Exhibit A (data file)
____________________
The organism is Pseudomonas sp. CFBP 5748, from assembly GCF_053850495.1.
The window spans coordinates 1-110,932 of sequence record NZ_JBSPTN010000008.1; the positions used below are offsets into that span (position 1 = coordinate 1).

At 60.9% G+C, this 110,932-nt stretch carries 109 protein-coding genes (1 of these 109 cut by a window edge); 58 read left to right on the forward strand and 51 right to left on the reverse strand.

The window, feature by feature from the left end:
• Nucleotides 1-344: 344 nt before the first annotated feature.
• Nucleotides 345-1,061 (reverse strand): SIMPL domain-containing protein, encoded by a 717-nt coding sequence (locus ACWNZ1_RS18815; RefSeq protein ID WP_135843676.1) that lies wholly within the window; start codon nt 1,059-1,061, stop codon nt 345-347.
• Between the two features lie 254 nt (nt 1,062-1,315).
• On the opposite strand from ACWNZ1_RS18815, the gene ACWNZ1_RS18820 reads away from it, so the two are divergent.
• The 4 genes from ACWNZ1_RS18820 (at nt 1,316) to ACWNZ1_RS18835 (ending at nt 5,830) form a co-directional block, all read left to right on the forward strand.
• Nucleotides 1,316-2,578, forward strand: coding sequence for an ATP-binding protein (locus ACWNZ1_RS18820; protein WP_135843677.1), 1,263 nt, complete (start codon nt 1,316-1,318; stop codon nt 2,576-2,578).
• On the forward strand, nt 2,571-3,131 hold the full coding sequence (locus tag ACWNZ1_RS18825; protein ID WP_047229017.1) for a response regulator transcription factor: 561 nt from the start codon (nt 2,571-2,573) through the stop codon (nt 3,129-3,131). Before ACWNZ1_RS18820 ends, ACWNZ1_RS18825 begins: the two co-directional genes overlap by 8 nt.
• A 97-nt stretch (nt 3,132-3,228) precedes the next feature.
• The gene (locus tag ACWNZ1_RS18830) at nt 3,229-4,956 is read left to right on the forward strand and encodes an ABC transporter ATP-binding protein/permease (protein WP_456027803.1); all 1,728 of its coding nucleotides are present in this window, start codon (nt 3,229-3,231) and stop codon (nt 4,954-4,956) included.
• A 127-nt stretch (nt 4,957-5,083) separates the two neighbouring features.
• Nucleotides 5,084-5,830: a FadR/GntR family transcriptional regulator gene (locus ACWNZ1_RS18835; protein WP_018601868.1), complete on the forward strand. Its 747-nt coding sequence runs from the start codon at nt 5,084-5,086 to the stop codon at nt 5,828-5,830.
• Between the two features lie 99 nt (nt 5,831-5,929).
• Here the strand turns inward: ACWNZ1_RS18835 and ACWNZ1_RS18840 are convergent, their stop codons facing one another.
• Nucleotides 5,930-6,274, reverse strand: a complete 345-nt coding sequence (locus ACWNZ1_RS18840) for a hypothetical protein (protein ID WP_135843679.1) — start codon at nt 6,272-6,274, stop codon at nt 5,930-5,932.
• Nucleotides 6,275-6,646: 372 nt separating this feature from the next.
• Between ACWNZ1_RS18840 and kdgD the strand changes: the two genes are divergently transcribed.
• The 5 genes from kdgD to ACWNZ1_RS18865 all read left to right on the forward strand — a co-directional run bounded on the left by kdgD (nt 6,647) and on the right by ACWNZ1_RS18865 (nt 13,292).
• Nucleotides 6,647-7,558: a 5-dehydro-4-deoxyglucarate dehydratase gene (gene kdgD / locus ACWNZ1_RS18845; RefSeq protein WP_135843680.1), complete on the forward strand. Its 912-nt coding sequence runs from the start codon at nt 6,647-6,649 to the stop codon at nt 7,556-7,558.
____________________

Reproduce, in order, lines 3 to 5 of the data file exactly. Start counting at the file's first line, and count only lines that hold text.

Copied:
At 60.9% G+C, this 110,932-nt stretch carries 109 protein-coding genes (1 of these 109 cut by a window edge); 58 read left to right on the forward strand and 51 right to left on the reverse strand.

The window, feature by feature from the left end:
• Nucleotides 1-344: 344 nt before the first annotated feature.